Sat, Sep 01, 2018 - Page 9 News List

Soy boom devours Brazil’s tropical savanna

Concerted efforts have been made to protect the Amazon rainforest, pushing the agriculture business and its environmental implications to the cerrado, its neighboring grassland

By Jake Spring  /  Reuters, CAMPOS LINDOS, Brazil

Dressed in faded shorts and flip flops, he showed a visitor the remains of what until recently had been a shady woodland: uprooted trees and freshly exposed earth pocked with heavy equipment tracks.

Stripped of its vegetation, sandy topsoil is filling a nearby creek and an adjoining freshwater pool where he and other rural families draw drinking water. He scooped up a murky handful in disgust.

“How many are being finished off in this manner in this state?” 43-year-old Andrade said.

Environmentalists say vanishing creeks like those in Palmeirante are threatening the nation’s water supply. Seemingly insignificant sources — tiny brooks, nameless rivulets — are vital building blocks supplying water to tributary streams that in turn feed some of Brazil’s largest rivers.

Of a dozen major water systems in Brazil, eight are born in the cerrado. They include the Sao Francisco, the nation’s fourth-largest river, which was once famed for its paddle-wheeled riverboats known as gaiolas.

Environmentalists say that artificial diversions, including agriculture and hydroelectric dams, have helped alter water levels to a degree that long stretches of the river are now unnavigable during the dry season.

Loss of native ground cover is also driving microclimate change in the region, they say. Reduced vegetation leads to higher ground temperatures and lower humidity, a recipe for less rainfall.

A study conducted at the University of Brasilia links deforestation to an 8.4 percent drop in precipitation from 1977 to 2010 in the cerrado.

Cerrado wildlife is under pressure as habitat shrinks. More than 300 species that dwell there are considered threatened with extinction, according to the government.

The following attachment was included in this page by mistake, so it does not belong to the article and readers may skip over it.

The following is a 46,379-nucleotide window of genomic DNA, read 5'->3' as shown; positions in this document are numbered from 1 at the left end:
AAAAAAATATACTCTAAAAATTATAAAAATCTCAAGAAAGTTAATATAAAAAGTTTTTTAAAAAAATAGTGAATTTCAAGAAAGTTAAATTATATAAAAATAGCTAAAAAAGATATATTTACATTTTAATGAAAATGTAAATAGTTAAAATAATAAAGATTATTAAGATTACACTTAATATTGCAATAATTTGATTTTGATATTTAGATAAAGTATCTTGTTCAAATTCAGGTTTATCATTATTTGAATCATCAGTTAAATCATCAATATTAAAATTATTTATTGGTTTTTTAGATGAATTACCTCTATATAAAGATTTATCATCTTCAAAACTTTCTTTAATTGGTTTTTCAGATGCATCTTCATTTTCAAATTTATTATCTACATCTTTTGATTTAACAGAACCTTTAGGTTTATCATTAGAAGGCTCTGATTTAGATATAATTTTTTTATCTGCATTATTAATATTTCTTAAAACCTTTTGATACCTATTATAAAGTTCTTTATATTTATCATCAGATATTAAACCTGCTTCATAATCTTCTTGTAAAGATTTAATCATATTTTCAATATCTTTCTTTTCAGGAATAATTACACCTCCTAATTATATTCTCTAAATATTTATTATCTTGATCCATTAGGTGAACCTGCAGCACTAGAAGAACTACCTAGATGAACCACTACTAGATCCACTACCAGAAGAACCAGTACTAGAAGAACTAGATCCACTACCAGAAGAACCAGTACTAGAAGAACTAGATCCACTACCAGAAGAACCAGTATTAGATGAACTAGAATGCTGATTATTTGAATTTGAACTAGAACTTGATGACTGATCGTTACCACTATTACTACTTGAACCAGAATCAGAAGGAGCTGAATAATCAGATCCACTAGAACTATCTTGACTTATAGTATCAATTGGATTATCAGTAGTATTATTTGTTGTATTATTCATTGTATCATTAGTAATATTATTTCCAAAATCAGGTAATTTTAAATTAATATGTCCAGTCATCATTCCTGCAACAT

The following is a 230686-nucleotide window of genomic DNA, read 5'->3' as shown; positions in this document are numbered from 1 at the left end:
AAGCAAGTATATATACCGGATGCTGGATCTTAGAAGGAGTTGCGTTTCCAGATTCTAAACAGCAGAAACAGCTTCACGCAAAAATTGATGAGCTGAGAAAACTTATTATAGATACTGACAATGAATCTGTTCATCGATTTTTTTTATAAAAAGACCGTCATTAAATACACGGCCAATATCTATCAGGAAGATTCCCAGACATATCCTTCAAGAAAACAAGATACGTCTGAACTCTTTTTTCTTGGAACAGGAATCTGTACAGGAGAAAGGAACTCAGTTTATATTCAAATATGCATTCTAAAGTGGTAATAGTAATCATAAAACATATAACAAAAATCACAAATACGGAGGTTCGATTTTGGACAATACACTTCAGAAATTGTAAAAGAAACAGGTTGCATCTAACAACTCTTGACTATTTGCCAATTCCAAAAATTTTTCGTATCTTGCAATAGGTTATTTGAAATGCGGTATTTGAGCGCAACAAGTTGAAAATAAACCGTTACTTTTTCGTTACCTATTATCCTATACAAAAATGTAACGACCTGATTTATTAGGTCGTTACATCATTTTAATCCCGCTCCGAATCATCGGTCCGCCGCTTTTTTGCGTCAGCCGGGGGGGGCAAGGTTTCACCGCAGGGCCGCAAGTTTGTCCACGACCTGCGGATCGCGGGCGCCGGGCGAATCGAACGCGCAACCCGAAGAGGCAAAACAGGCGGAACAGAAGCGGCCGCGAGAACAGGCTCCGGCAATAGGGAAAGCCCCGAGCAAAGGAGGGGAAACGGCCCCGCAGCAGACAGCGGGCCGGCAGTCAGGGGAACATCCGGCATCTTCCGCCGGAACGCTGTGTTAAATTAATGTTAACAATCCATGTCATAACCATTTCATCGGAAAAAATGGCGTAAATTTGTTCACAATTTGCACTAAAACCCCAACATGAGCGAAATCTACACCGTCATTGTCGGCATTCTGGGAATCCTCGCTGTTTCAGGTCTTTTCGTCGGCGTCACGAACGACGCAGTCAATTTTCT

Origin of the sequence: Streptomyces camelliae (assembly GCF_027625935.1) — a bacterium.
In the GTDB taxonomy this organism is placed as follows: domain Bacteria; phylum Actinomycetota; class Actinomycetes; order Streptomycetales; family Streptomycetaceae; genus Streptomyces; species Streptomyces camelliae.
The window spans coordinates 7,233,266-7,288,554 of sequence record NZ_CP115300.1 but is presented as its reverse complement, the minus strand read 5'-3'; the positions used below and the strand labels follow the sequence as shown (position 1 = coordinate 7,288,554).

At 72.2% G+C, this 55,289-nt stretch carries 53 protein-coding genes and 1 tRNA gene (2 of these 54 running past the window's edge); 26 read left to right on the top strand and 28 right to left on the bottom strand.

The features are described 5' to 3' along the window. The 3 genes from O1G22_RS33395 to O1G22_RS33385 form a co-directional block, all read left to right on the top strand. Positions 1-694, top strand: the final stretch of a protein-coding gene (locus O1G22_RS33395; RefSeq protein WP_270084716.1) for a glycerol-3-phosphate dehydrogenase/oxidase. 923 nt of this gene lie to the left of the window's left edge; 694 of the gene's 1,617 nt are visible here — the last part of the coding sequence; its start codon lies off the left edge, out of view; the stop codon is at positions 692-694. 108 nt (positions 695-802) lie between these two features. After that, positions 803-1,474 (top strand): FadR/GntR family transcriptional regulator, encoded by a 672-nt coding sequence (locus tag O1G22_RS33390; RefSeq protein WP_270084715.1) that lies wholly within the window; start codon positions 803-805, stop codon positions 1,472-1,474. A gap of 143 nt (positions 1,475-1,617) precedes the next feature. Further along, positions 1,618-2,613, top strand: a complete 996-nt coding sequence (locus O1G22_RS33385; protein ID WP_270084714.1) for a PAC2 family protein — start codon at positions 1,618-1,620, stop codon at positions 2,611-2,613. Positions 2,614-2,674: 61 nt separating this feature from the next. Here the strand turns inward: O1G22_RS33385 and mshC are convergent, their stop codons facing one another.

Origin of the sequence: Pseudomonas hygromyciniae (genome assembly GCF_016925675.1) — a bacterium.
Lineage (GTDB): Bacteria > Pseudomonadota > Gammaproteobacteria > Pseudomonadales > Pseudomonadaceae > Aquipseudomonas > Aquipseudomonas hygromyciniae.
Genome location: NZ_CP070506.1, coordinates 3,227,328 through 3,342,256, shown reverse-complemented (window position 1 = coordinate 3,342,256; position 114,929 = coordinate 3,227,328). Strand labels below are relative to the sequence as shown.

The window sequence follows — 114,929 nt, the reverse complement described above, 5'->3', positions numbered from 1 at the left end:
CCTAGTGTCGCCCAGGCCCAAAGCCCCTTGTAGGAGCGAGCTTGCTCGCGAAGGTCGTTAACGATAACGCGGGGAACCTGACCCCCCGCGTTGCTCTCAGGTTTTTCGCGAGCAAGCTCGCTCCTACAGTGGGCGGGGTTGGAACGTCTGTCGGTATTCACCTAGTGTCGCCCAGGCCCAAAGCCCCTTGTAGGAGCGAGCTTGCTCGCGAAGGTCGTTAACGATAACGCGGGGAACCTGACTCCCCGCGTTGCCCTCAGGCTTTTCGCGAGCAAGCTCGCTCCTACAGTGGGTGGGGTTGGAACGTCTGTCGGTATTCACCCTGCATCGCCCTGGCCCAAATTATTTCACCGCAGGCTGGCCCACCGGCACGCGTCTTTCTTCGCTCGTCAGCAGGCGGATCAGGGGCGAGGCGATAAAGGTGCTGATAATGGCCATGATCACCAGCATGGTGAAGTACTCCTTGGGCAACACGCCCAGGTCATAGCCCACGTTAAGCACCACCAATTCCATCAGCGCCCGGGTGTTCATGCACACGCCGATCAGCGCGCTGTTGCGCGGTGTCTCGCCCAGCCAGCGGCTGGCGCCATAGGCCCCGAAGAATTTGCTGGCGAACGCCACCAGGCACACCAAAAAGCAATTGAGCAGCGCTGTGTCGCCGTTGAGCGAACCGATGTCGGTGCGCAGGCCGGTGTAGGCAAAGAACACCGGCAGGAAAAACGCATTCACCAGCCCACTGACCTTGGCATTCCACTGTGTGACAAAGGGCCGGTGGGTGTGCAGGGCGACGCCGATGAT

Among them are 44 rare types of “annual fish” unique to the cerrado, whose short lives begin with spring rains and end with the summer heat. Scientists suspect that increasing dry spells could be interrupting their delicate reproduction cycles.

Other creatures, including rheas — giant, ostrich-like birds — are to soon join the endangered species list if nothing is done to reverse the slide, University of Brasilia zoology professor Ricardo Machado said.

The birds’ numbers have plummeted due to loss of native ground cover critical to breeding and nesting, he said.

Machado worries that unique cerrado plants, insects and other creatures might vanish before scientists have an opportunity to identify them, much less study them.

“There is a universe to be discovered,” Machado said. “All attention is focused on the Amazon, no one speaks for the cerrado.”


That is beginning to change.

Dozens of groups, including Greenpeace, the WWF and IPAM, last year began pushing for large multinationals to protect the biome. In a document known as the Cerrado Manifesto, they called for immediate action to stop deforestation in the region.

More than 60 companies, including McDonalds, Unilever and Walmart, have signed on so far. The firms have agreed to support measures that would eliminate native vegetation loss in the cerrado from their supply chains.

However, in contrast to the 2006 Amazon soy moratorium, the Cerrado Manifesto did not commit signatories to halt purchases of farm products from newly deforested areas.

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